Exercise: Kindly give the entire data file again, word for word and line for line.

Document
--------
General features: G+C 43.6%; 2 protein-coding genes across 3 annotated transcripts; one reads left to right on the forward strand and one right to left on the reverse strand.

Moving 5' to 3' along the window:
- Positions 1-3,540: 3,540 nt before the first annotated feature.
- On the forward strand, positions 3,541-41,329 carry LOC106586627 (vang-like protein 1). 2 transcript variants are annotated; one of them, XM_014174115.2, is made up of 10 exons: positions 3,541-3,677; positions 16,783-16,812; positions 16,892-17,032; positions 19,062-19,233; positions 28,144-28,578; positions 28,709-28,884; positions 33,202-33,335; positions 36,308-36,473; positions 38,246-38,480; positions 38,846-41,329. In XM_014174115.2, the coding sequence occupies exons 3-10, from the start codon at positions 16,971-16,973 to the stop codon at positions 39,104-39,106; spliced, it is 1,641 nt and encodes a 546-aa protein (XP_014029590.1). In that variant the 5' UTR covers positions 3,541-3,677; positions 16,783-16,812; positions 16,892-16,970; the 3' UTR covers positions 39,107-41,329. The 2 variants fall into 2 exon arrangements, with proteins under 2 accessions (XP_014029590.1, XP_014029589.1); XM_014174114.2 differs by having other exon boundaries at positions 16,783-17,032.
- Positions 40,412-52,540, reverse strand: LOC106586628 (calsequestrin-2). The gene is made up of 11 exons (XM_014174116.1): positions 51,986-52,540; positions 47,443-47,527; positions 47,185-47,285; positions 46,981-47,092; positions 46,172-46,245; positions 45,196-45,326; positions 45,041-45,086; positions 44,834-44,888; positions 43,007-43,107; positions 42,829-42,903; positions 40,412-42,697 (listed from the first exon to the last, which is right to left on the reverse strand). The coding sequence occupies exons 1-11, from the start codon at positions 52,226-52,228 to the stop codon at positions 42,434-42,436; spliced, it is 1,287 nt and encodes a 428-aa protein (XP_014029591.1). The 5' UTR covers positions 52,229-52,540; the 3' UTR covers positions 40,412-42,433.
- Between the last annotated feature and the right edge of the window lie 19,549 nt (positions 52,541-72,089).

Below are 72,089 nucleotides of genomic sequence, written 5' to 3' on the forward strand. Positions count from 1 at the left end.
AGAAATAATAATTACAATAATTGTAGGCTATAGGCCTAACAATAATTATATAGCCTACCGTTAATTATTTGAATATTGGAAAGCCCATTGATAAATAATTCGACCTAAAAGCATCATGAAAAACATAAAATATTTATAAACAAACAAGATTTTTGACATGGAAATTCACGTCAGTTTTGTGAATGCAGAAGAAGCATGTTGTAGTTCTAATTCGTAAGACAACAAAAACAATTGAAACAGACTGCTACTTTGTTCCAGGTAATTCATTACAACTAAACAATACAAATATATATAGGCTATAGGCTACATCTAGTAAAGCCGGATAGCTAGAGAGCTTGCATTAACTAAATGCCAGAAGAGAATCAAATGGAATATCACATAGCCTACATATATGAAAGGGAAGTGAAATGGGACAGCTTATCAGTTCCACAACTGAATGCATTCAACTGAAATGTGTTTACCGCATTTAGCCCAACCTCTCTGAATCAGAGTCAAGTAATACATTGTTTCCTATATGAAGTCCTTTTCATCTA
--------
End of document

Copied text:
General features: G+C 43.6%; 2 protein-coding genes across 3 annotated transcripts; one reads left to right on the forward strand and one right to left on the reverse strand.

Moving 5' to 3' along the window:
- Positions 1-3,540: 3,540 nt before the first annotated feature.
- On the forward strand, positions 3,541-41,329 carry LOC106586627 (vang-like protein 1). 2 transcript variants are annotated; one of them, XM_014174115.2, is made up of 10 exons: positions 3,541-3,677; positions 16,783-16,812; positions 16,892-17,032; positions 19,062-19,233; positions 28,144-28,578; positions 28,709-28,884; positions 33,202-33,335; positions 36,308-36,473; positions 38,246-38,480; positions 38,846-41,329. In XM_014174115.2, the coding sequence occupies exons 3-10, from the start codon at positions 16,971-16,973 to the stop codon at positions 39,104-39,106; spliced, it is 1,641 nt and encodes a 546-aa protein (XP_014029590.1). In that variant the 5' UTR covers positions 3,541-3,677; positions 16,783-16,812; positions 16,892-16,970; the 3' UTR covers positions 39,107-41,329. The 2 variants fall into 2 exon arrangements, with proteins under 2 accessions (XP_014029590.1, XP_014029589.1); XM_014174114.2 differs by having other exon boundaries at positions 16,783-17,032.
- Positions 40,412-52,540, reverse strand: LOC106586628 (calsequestrin-2). The gene is made up of 11 exons (XM_014174116.1): positions 51,986-52,540; positions 47,443-47,527; positions 47,185-47,285; positions 46,981-47,092; positions 46,172-46,245; positions 45,196-45,326; positions 45,041-45,086; positions 44,834-44,888; positions 43,007-43,107; positions 42,829-42,903; positions 40,412-42,697 (listed from the first exon to the last, which is right to left on the reverse strand). The coding sequence occupies exons 1-11, from the start codon at positions 52,226-52,228 to the stop codon at positions 42,434-42,436; spliced, it is 1,287 nt and encodes a 428-aa protein (XP_014029591.1). The 5' UTR covers positions 52,229-52,540; the 3' UTR covers positions 40,412-42,433.
- Between the last annotated feature and the right edge of the window lie 19,549 nt (positions 52,541-72,089).

Below are 72,089 nucleotides of genomic sequence, written 5' to 3' on the forward strand. Positions count from 1 at the left end.
AGAAATAATAATTACAATAATTGTAGGCTATAGGCCTAACAATAATTATATAGCCTACCGTTAATTATTTGAATATTGGAAAGCCCATTGATAAATAATTCGACCTAAAAGCATCATGAAAAACATAAAATATTTATAAACAAACAAGATTTTTGACATGGAAATTCACGTCAGTTTTGTGAATGCAGAAGAAGCATGTTGTAGTTCTAATTCGTAAGACAACAAAAACAATTGAAACAGACTGCTACTTTGTTCCAGGTAATTCATTACAACTAAACAATACAAATATATATAGGCTATAGGCTACATCTAGTAAAGCCGGATAGCTAGAGAGCTTGCATTAACTAAATGCCAGAAGAGAATCAAATGGAATATCACATAGCCTACATATATGAAAGGGAAGTGAAATGGGACAGCTTATCAGTTCCACAACTGAATGCATTCAACTGAAATGTGTTTACCGCATTTAGCCCAACCTCTCTGAATCAGAGTCAAGTAATACATTGTTTCCTATATGAAGTCCTTTTCATCTA